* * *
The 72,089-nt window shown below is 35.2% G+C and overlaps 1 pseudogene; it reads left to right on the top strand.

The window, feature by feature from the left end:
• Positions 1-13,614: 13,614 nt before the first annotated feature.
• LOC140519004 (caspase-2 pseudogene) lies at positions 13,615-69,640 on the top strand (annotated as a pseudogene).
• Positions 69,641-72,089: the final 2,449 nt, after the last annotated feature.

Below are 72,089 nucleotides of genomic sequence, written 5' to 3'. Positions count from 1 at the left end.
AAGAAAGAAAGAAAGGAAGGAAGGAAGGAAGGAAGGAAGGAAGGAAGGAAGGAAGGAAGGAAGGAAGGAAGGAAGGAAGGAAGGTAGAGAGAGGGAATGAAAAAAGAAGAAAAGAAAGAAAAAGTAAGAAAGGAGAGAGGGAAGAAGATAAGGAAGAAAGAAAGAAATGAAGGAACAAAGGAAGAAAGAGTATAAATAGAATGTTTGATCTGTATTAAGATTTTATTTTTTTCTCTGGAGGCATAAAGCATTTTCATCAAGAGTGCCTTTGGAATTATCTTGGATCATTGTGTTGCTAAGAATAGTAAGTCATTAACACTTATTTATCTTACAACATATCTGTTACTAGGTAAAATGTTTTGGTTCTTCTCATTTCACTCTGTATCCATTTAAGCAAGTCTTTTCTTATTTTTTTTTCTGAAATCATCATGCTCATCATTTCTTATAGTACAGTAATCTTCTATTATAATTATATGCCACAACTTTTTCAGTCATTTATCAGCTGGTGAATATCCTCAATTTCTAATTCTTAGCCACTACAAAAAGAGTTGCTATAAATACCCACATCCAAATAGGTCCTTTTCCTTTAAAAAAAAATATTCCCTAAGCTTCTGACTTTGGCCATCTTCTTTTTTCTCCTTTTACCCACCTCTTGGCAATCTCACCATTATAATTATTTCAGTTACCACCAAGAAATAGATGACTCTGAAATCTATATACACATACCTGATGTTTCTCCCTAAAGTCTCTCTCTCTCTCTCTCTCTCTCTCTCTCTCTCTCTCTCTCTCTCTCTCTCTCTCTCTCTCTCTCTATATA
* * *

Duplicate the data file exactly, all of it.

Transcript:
The 72,089-nt window shown below is 35.2% G+C and overlaps 1 pseudogene; it reads left to right on the top strand.

The window, feature by feature from the left end:
• Positions 1-13,614: 13,614 nt before the first annotated feature.
• LOC140519004 (caspase-2 pseudogene) lies at positions 13,615-69,640 on the top strand (annotated as a pseudogene).
• Positions 69,641-72,089: the final 2,449 nt, after the last annotated feature.

Below are 72,089 nucleotides of genomic sequence, written 5' to 3'. Positions count from 1 at the left end.
AAGAAAGAAAGAAAGGAAGGAAGGAAGGAAGGAAGGAAGGAAGGAAGGAAGGAAGGAAGGAAGGAAGGAAGGAAGGAAGGAAGGTAGAGAGAGGGAATGAAAAAAGAAGAAAAGAAAGAAAAAGTAAGAAAGGAGAGAGGGAAGAAGATAAGGAAGAAAGAAAGAAATGAAGGAACAAAGGAAGAAAGAGTATAAATAGAATGTTTGATCTGTATTAAGATTTTATTTTTTTCTCTGGAGGCATAAAGCATTTTCATCAAGAGTGCCTTTGGAATTATCTTGGATCATTGTGTTGCTAAGAATAGTAAGTCATTAACACTTATTTATCTTACAACATATCTGTTACTAGGTAAAATGTTTTGGTTCTTCTCATTTCACTCTGTATCCATTTAAGCAAGTCTTTTCTTATTTTTTTTTCTGAAATCATCATGCTCATCATTTCTTATAGTACAGTAATCTTCTATTATAATTATATGCCACAACTTTTTCAGTCATTTATCAGCTGGTGAATATCCTCAATTTCTAATTCTTAGCCACTACAAAAAGAGTTGCTATAAATACCCACATCCAAATAGGTCCTTTTCCTTTAAAAAAAAATATTCCCTAAGCTTCTGACTTTGGCCATCTTCTTTTTTCTCCTTTTACCCACCTCTTGGCAATCTCACCATTATAATTATTTCAGTTACCACCAAGAAATAGATGACTCTGAAATCTATATACACATACCTGATGTTTCTCCCTAAAGTCTCTCTCTCTCTCTCTCTCTCTCTCTCTCTCTCTCTCTCTCTCTCTCTCTCTCTCTCTCTCTCTCTATATA